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Fighting head on is the way to Winn

Fighting head on is the way to Winn

An inspirational golfer who first noticed the signs of a debilitating disease while playing the sport he loves has scored his first ever hole-in-one. Dennis Winn, 67, from Blackhall Rocks, refuses to let his fight against Parkinson’s disease and cancer get in the way of a round of golf.

His determination was justly rewarded at Castle Eden Golf Club, near Hartlepool, when he hit a hole-in-one on the sixth hole – his first in almost four decades of playing the game.

The father-of-two – and a granddad – who was diagnosed with prostate cancer last August and Parkinson’s in 2000, says he was in shock when he got to the 170-yard par-three green to find his ball in the hole.
“I don’t know how it happened, but for some reason I was hitting the ball so well,” he says. “I took a seven wood and hit it as hard as I could. When I was going up to it I knew it would be close. One of the guys on the next tee box was waving and clapping.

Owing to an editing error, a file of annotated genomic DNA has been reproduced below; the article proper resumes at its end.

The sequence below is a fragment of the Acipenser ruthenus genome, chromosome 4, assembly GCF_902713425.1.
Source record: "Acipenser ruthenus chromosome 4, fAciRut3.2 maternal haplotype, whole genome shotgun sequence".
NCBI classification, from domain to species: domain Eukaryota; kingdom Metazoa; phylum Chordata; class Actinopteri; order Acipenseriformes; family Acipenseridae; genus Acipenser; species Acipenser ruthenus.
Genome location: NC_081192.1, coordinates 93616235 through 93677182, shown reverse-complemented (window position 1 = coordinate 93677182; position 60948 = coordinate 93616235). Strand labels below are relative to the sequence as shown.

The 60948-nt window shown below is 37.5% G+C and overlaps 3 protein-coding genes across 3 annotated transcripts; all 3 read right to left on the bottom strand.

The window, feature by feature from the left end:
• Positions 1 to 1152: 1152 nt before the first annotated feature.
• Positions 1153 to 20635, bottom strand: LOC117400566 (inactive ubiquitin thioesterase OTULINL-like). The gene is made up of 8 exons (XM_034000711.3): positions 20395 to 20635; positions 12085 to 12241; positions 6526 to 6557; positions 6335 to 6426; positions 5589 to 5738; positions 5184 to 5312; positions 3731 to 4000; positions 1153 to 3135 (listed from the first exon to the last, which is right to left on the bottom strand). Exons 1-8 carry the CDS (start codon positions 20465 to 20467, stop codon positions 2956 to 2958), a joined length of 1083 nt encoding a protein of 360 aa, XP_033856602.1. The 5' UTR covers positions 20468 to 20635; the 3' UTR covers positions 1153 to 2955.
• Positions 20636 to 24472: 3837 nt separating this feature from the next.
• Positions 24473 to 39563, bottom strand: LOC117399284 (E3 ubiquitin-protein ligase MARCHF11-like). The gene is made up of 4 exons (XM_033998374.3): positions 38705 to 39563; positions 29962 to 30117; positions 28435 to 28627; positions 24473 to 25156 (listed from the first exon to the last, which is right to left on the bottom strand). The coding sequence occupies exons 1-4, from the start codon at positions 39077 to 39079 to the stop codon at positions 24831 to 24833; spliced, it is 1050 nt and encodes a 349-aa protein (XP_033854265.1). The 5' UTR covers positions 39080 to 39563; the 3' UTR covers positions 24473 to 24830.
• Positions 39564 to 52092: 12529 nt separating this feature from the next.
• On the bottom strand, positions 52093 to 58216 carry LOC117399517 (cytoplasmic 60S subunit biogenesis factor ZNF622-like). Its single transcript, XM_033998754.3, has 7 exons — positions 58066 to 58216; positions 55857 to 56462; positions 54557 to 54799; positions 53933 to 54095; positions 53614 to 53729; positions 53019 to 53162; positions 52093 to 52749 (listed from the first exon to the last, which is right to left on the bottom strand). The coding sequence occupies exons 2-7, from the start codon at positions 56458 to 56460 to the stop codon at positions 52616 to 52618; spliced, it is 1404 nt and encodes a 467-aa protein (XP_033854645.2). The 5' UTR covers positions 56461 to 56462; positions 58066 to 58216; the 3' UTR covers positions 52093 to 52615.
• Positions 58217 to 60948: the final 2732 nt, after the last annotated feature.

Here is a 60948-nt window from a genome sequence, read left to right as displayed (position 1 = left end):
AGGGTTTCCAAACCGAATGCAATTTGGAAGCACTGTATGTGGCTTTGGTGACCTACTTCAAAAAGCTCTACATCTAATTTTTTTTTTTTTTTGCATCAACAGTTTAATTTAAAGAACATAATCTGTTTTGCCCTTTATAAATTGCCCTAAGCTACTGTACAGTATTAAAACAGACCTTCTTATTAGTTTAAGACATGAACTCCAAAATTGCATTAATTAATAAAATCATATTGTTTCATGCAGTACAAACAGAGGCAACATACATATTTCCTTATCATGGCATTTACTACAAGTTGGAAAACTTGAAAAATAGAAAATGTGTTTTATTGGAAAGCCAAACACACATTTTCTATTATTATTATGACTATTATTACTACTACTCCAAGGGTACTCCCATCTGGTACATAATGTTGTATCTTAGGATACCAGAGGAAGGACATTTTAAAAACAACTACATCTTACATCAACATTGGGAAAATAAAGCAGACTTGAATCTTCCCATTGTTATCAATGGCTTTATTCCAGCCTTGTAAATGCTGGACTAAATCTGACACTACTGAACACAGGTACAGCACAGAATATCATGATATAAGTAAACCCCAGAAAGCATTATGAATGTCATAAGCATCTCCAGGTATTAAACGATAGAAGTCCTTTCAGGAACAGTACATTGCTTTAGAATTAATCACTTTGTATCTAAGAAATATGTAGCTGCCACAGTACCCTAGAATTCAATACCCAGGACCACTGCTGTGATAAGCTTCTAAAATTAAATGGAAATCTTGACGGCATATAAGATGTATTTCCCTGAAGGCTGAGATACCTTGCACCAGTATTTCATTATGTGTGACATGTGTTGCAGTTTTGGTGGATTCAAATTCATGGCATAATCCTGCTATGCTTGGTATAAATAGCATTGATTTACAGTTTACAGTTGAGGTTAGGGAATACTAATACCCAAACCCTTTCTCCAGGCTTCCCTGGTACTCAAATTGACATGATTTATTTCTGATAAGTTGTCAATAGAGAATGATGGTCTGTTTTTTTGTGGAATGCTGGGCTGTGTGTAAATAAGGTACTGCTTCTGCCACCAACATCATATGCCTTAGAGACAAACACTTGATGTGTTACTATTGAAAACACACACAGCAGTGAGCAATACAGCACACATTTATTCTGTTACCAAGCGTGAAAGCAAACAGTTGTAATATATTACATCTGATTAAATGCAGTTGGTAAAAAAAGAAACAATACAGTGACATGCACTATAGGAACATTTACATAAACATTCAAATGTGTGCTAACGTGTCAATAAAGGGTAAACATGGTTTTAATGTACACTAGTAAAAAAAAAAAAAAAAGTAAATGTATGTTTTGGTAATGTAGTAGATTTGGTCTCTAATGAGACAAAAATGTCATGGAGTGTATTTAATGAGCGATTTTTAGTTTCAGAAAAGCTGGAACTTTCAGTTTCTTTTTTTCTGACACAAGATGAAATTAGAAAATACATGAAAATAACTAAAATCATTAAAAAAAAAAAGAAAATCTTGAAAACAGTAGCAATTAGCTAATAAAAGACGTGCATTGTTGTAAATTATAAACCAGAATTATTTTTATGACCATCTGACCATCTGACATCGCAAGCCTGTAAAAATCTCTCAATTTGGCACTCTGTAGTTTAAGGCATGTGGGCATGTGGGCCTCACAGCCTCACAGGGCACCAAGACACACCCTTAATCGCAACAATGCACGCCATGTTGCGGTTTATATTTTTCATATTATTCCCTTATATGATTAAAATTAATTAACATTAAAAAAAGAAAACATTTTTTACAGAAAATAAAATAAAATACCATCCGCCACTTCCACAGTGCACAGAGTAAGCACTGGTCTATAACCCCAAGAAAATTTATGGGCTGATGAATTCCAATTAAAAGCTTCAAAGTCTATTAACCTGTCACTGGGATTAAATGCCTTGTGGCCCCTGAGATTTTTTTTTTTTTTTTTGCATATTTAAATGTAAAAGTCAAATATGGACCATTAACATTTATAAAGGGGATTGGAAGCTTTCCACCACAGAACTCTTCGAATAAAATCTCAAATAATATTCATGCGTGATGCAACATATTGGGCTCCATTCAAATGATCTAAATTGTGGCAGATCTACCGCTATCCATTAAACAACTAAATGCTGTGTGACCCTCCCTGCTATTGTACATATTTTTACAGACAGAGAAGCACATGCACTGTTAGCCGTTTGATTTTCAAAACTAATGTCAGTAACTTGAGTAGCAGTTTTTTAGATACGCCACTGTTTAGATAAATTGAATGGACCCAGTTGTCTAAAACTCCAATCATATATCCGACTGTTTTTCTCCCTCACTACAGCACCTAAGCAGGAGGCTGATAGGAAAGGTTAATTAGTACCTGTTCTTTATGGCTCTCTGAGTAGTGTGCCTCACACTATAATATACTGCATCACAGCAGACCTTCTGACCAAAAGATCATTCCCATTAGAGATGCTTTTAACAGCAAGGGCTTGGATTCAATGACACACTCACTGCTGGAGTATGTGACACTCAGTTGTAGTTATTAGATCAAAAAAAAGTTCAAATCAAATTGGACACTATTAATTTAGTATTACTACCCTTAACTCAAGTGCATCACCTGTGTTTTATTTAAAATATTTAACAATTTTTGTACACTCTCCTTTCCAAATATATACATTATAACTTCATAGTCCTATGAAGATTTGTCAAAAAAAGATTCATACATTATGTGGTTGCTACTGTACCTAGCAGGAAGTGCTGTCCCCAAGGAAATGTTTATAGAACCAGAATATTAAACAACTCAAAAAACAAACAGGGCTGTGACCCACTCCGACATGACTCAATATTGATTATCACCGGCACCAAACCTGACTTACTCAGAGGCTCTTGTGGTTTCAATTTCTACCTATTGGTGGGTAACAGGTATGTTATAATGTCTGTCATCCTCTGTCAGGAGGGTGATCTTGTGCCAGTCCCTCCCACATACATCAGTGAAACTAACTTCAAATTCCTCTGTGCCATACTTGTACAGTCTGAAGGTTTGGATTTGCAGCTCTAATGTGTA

“I said ‘what’s happening’ and he just said ‘your ball’s gone in the hole’. My friends and the other fellas were more elated than I was.”

Dennis Winn started playing golf at Houghton-le-Spring in 1974 and played in a host of competitions, getting his handicap down to nine. But in the late 1990s, his game started to fall away and a trip to the doctors ended with him being diagnosed with Parkinson’s, an incurable degenerative disorder of the central nervous system.

The former television engineer says: “I realised I wasn’t playing very well and I had a tremor in my left hand.
“I went to see a neurology specialist and within just a couple of minutes he said I had early stages of Parkinson’s.”
He struggled for a few years as the symptoms took hold, but they vanished overnight when he tried new medication. However, five years later, the drugs were denied him when they were found to lead to heart and lung problems, causing the symptoms to return. He suffered a further blow in August last year when he was told he has prostate cancer which is being operated on. But he remains remarkably positive.

“I have never let any of it get me depressed,” he says. “I believe in fighting it head on.”

He now talks to fellow Parkinson’s sufferers about a symptom he has called “freezing”, which makes him unable to move. He has developed techniques – from kicking a cardboard box to shining a torch at his feet – to get himself out of the state and visits hospitals to show others how it works.

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